by MARTIN de JONG
Wellington’s Sacred Heart Cathedral was packed for a Lutheran-Catholic Ecumenical Service on June 4 commemorating the 500th anniversary of the Reformation, as part of a series of worldwide events.

Left: Jane Knackstedt (right) with daughters Olivia (left) and Anna (with candle) with one of five candles lit from the Paschal Candle and carried to the altar to represent five imperatives found in the From Conflict to Communion Report of the Lutheran-Roman Catholic Commission on Unity.
Left: Jane Knackstedt (right) with daughters Olivia (left) and Anna (with candle) with one of five candles lit from the Paschal Candle and carried to the altar to represent five imperatives found in the From Conflict to Communion Report of the Lutheran-Roman Catholic Commission on Unity.

In a rare move, the congregation entered the cathedral through the main doors between the pillars. The usual entrance is through a modern foyer at the side of the church.

Cardinal John Dew, Archbishop of Wellington, said this was “because of this unique occasion and because we wanted to honour you as the honoured guests that you are”.

As people entered, Cardinal Dew stood with Lutheran Bishop Mark Whitfield to sprinkle baptismal water on the congregation from the font in the centre of the church. There was a minor kerfuffle and laughter near the end of the sprinkling ceremony, as Bishop Whitfield’s sprinkler fell apart and the free end flew off, nearly hitting someone. “I hope it wasn’t a Catholic,” said Bishop Whitfield later in the service, wondering if he’d just set back inter-church relations 500 years.

Neither Catholic cardinal nor Lutheran bishop had compared notes before their reflections at the service,  but they were reading virtually from the same page.

Reflecting on the Gospel reading from John 15 where Christ speaks of the true vine and the branches, Cardinal Dew said that until Vatican II opened a door to dialogue from the Catholic side, “we were unable to see ourselves as branches of the one vine”. But over the last 50 years, “we have been rediscovering what we have in common and it all begins in Baptism”.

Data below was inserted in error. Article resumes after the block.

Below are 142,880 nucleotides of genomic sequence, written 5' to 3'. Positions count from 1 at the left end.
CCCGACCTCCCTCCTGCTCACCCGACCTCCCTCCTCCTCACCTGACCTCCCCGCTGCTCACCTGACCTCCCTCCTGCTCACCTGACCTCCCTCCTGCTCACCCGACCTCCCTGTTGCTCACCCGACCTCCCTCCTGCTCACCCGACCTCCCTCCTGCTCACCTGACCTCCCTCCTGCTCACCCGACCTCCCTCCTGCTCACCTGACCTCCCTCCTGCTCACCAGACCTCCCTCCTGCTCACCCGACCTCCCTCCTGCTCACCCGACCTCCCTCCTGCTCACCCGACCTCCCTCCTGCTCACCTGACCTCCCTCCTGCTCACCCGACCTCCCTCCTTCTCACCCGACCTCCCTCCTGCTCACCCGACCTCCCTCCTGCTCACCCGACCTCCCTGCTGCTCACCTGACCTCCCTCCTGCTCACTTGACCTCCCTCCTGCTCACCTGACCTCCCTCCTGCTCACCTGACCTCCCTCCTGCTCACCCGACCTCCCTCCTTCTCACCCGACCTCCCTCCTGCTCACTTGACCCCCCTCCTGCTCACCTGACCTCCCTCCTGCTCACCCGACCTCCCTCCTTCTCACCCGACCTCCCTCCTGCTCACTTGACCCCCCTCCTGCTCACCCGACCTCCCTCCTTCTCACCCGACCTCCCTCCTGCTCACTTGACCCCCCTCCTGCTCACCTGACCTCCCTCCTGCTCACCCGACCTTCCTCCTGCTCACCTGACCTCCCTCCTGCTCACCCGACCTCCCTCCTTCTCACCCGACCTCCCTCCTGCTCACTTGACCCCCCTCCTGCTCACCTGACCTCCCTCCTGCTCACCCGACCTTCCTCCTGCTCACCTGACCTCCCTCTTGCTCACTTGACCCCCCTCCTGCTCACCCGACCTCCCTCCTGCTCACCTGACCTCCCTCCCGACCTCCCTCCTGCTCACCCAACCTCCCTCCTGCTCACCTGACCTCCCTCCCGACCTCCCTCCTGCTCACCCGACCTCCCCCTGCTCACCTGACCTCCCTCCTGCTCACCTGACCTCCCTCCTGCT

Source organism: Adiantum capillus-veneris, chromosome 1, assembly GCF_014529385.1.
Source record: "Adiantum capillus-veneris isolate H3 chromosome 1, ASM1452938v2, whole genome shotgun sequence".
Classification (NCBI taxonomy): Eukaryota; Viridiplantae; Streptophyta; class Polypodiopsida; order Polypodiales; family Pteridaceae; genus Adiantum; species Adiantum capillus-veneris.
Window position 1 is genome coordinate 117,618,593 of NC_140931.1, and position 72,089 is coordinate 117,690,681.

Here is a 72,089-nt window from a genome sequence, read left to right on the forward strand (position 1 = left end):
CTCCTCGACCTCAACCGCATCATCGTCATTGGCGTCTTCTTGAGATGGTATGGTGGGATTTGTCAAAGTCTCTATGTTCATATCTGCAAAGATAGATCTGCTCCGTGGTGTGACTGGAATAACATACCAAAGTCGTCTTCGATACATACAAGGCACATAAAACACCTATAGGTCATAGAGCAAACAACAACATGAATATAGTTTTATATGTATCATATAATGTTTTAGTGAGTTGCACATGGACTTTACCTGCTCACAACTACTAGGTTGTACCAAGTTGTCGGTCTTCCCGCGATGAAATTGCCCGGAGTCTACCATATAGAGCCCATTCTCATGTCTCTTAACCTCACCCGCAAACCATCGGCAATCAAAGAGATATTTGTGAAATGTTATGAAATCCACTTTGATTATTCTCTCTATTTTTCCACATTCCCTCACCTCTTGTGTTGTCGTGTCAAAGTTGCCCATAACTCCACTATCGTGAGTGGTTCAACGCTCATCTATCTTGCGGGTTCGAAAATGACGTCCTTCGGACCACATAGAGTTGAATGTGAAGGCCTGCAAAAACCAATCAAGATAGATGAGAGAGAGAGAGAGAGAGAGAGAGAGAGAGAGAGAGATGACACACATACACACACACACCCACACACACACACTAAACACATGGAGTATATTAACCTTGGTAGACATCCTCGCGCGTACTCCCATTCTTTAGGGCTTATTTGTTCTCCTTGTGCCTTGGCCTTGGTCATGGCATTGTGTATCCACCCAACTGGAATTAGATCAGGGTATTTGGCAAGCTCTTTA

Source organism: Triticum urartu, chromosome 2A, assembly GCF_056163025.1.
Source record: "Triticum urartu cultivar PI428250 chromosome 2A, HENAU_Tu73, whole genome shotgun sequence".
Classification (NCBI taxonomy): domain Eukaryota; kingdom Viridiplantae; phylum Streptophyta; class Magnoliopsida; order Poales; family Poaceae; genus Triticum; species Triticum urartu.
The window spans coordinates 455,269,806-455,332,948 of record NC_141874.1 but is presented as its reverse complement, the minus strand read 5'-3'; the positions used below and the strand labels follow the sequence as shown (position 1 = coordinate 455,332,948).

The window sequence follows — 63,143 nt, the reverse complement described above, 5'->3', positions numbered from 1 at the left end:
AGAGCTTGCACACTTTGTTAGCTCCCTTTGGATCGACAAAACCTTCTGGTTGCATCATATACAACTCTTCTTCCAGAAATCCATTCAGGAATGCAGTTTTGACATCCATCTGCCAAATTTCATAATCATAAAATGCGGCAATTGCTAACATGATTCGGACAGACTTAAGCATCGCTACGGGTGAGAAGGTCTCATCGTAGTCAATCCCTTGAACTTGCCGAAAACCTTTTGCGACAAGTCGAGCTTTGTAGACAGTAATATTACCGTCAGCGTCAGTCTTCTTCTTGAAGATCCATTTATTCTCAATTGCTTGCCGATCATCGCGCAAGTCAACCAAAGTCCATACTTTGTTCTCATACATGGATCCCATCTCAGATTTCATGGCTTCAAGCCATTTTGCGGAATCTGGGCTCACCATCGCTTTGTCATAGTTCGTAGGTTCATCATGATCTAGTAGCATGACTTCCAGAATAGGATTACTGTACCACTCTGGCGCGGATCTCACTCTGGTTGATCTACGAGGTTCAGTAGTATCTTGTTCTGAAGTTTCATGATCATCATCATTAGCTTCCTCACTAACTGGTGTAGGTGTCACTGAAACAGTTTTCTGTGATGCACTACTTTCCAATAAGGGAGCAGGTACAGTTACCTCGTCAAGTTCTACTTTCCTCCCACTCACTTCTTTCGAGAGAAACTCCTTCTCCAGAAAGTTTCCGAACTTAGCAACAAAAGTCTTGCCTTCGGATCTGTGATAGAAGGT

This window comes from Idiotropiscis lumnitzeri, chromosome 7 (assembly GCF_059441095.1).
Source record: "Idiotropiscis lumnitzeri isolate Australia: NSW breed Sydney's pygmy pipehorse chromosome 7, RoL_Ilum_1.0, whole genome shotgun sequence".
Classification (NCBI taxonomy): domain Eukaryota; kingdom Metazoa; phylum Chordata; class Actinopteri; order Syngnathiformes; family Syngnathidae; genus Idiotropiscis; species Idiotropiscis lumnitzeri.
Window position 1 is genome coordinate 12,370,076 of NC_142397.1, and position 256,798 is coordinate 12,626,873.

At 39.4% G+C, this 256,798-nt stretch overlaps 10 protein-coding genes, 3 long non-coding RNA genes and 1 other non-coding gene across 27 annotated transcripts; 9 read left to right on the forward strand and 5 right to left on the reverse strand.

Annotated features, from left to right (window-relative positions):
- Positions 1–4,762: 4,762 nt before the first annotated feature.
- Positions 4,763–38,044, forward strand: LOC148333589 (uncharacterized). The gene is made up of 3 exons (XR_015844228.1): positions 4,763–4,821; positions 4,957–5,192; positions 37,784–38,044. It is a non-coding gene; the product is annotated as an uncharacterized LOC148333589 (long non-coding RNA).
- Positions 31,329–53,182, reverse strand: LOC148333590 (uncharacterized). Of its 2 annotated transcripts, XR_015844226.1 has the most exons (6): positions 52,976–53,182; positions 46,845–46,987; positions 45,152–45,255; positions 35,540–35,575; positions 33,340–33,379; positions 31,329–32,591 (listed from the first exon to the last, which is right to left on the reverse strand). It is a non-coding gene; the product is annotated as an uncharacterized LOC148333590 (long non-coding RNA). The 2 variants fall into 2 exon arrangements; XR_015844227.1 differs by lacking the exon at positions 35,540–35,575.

Bishop Whitfield noted people had come in from outside, then “we came in here and things changed. We came in here and we met at the font. We met at our Baptism. It was at that beautiful place of Baptism that we were no longer marked by our differences, but by our common grafting into Christ. We are people of Christ, grafted to the vine”.

The candles on the altar.
The candles on the altar.

A Lutheran from Whanganui, Robert Scott, said the service was great, but the real progress would be “in the trenches” as people from different churches got together over coffee, discussions, and working together at the local level.

The real test is “whether we lay down our lives for each other, for our friends”. The service also marked the beginning of official Roman Catholic — Lutheran dialogue in New Zealand.

In a statement a few days before the service, Cardinal Dew noted that “over several years we have had dialogues with the Anglicans, Presbyterians and Methodists, those bi-lateral dialogues are now extended as we officially start working, praying and discussing with the Lutherans as we continue to work towards Christian unity”.

Bishop Whitfield said in the statement that he looks “forward to Roman Catholics and Lutherans working together to seek avenues of practical pastoral cooperation and support, and to explore joint worship and ecumenical hospitality for the sake of strengthening a joint witness to the Gospel in Aotearoa-New Zealand”.

The New Zealand Catholic Bishops Conference has recently appointed Fr Tom Rouse of the St Columban Mission Society to join Fr James Lyons, parish priest at Sacred Heart Cathedral, on the Catholic-Lutheran Dialogue Commission.

The Lutheran Church of New Zealand representatives on the dialogue will be Pastor Jim Pietsch and Dr Petrus Simons.

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